What is ISODEC?
ISODEC is a program for the calculation of diffraction elastic constants (DEC). DEC are used to convert lattice strain measured by diffraction into macroscopic stress. It can also calculate stress from measured d-spacings and vice versa. In the case of materials with preferred orientation it reads the crystallite orientation distribution function (ODF – must be supplied by the user) in textual form as output from free texture software (popla and MTEX). Program functions that use the ODF are: pole figure calculation, intensity fractions of overlapped reflections, and DEC (stress factors).
What operating system is required?
The executable is a Windows program. However, I have had no problems in running IsoDEC under MacOSX and x86 linux using either Darwine (MacOSX) or Wine as Windows emulators.
What does the installation package include?
The installation is very basic. Unzip the IsoDEC.zip file in a directory of your choice and run IsoDEC.exe from there. The file pfcryst.dat contains single crystal elastic constants of some common materials and it should be in the same directory as IsoDEC. There is a basic help file (IsoDEC.pdf) and several examples consisting mainly of ODFs that were generated by popla (extension *.SHD, *.SOD or *.COD) or by MTEX (extension *.txt).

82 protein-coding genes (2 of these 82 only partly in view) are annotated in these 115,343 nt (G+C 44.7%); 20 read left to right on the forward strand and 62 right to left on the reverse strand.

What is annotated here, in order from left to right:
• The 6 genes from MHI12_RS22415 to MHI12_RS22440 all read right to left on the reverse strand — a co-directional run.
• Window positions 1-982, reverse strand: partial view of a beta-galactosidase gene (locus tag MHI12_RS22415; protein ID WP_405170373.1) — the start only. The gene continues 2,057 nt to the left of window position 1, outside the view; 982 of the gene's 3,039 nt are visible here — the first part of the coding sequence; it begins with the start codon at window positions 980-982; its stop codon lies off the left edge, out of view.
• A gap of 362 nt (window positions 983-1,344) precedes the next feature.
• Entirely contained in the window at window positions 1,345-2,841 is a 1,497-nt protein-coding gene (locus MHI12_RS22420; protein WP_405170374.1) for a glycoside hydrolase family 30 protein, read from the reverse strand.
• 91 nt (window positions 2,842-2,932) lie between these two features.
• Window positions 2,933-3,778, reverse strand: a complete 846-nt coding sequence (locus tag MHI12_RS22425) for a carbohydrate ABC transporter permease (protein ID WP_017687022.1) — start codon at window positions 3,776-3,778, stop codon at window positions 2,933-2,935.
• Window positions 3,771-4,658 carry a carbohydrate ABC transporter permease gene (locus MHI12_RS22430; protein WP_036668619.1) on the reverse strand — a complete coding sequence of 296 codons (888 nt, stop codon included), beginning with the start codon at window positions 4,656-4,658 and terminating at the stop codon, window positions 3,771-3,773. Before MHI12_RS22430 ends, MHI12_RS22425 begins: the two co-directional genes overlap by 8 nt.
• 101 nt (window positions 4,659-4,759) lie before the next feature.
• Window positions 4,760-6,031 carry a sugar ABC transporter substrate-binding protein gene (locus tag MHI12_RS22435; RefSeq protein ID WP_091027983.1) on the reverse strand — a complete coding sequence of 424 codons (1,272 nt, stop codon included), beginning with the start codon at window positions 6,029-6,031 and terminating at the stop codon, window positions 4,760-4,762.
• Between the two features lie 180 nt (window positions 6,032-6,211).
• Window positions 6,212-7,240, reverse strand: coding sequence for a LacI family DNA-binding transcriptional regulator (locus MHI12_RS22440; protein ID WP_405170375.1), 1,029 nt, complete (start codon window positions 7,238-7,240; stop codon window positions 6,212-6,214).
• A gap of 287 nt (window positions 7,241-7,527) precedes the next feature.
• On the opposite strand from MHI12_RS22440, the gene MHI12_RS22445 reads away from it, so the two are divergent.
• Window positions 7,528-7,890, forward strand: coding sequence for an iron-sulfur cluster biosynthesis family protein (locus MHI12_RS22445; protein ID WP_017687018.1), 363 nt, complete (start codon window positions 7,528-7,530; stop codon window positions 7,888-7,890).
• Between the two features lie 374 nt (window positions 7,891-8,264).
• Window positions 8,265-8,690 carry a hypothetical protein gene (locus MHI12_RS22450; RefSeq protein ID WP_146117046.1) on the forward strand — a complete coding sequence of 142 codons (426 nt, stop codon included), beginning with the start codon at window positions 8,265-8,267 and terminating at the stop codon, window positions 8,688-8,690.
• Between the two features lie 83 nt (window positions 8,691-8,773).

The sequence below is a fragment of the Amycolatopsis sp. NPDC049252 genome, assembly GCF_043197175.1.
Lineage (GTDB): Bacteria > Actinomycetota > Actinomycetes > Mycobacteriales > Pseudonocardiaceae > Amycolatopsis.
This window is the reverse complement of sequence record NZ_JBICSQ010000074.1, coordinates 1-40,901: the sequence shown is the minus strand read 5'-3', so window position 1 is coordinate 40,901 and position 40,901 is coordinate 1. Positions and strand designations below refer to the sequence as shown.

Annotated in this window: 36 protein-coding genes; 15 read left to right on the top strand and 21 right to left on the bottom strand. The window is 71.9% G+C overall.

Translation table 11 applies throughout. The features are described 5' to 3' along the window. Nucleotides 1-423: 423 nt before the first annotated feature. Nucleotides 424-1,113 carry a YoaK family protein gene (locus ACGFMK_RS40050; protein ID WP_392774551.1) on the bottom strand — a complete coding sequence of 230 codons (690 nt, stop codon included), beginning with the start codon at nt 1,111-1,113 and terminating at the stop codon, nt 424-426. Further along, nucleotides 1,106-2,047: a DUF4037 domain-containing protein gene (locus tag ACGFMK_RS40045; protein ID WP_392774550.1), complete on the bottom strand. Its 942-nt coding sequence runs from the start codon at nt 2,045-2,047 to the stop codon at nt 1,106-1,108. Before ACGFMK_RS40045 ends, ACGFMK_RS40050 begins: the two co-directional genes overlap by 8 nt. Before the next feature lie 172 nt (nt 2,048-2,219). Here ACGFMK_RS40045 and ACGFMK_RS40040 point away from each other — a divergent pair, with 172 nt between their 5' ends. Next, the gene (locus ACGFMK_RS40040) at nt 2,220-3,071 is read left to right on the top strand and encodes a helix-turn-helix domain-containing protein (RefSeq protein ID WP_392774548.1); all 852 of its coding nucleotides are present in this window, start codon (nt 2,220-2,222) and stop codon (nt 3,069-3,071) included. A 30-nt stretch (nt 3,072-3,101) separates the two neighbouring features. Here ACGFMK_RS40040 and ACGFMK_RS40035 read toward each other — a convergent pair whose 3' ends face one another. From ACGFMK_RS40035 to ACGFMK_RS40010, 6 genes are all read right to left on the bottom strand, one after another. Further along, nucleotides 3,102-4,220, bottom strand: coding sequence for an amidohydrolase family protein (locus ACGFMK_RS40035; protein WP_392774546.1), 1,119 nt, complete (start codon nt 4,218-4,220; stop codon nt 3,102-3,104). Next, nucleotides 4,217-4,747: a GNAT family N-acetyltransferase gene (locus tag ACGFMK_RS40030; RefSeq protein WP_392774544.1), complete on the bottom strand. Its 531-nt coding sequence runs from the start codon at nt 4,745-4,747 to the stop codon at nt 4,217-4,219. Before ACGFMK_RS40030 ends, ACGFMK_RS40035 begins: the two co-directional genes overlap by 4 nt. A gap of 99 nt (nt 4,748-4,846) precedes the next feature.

Will the source code be made available?
Maybe later. ISODEC was written in Pascal/Delphi, and there is a good chunk of code in IsoDEC that was written using Numerical Recipes in Pascal by W. Press et al. So there are copyright issues and it cannot be simply made available until those code sections are replaced by public domain code. Also, the code is not very well documented.
Who maintains IsoDEC?
That would be me (Thomas Gnäupel-Herold: firstname.lastname@example.org). All questions, and especially inconsistencies or bugs that are discovered using IsoDEC should be directed to me. As I am using it quite often I am naturally very interested in finding out about problems with IsoDEC. Suggestions about missing features are also welcome.
IsoDEC can be downloaded here.
IsoDEC is currently updated to include better handling of calculations for multiphase materials. Please check back soon!
Neither the author nor the U.S. Government makes any warranty, expressed or implied, or assumes any liability or responsibility for the use of this information or the software described here. Brand names cited here are used for identification purposes and do not constitute an endorsement by NIST.